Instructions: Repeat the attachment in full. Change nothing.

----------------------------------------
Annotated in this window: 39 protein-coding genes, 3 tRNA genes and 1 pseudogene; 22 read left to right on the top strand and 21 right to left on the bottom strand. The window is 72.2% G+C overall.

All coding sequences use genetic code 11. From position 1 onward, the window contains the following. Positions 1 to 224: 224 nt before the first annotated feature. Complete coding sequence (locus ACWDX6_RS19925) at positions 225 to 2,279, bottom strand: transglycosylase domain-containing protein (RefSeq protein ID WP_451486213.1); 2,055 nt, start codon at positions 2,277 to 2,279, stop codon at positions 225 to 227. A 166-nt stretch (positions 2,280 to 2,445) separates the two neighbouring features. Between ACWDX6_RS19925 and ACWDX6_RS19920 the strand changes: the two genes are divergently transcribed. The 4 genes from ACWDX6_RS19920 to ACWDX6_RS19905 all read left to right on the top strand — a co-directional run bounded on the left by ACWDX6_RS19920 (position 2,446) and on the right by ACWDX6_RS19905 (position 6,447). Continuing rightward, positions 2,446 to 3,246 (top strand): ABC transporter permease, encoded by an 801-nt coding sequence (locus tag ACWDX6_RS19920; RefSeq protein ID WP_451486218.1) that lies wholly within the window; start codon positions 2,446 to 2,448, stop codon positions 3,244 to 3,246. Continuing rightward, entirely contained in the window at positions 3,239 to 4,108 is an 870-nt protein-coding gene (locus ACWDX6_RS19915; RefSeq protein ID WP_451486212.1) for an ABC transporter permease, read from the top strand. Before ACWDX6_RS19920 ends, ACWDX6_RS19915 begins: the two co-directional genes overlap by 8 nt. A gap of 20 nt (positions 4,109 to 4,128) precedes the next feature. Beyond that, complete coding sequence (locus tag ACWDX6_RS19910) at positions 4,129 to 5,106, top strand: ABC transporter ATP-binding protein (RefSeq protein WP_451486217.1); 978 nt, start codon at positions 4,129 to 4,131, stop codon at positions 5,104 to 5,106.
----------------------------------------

Annotated in this window: 39 protein-coding genes, 3 tRNA genes and 1 pseudogene; 22 read left to right on the top strand and 21 right to left on the bottom strand. The window is 72.2% G+C overall.

All coding sequences use genetic code 11. From position 1 onward, the window contains the following. Positions 1 to 224: 224 nt before the first annotated feature. Complete coding sequence (locus ACWDX6_RS19925) at positions 225 to 2,279, bottom strand: transglycosylase domain-containing protein (RefSeq protein ID WP_451486213.1); 2,055 nt, start codon at positions 2,277 to 2,279, stop codon at positions 225 to 227. A 166-nt stretch (positions 2,280 to 2,445) separates the two neighbouring features. Between ACWDX6_RS19925 and ACWDX6_RS19920 the strand changes: the two genes are divergently transcribed. The 4 genes from ACWDX6_RS19920 to ACWDX6_RS19905 all read left to right on the top strand — a co-directional run bounded on the left by ACWDX6_RS19920 (position 2,446) and on the right by ACWDX6_RS19905 (position 6,447). Continuing rightward, positions 2,446 to 3,246 (top strand): ABC transporter permease, encoded by an 801-nt coding sequence (locus tag ACWDX6_RS19920; RefSeq protein ID WP_451486218.1) that lies wholly within the window; start codon positions 2,446 to 2,448, stop codon positions 3,244 to 3,246. Continuing rightward, entirely contained in the window at positions 3,239 to 4,108 is an 870-nt protein-coding gene (locus ACWDX6_RS19915; RefSeq protein ID WP_451486212.1) for an ABC transporter permease, read from the top strand. Before ACWDX6_RS19920 ends, ACWDX6_RS19915 begins: the two co-directional genes overlap by 8 nt. A gap of 20 nt (positions 4,109 to 4,128) precedes the next feature. Beyond that, complete coding sequence (locus tag ACWDX6_RS19910) at positions 4,129 to 5,106, top strand: ABC transporter ATP-binding protein (RefSeq protein WP_451486217.1); 978 nt, start codon at positions 4,129 to 4,131, stop codon at positions 5,104 to 5,106.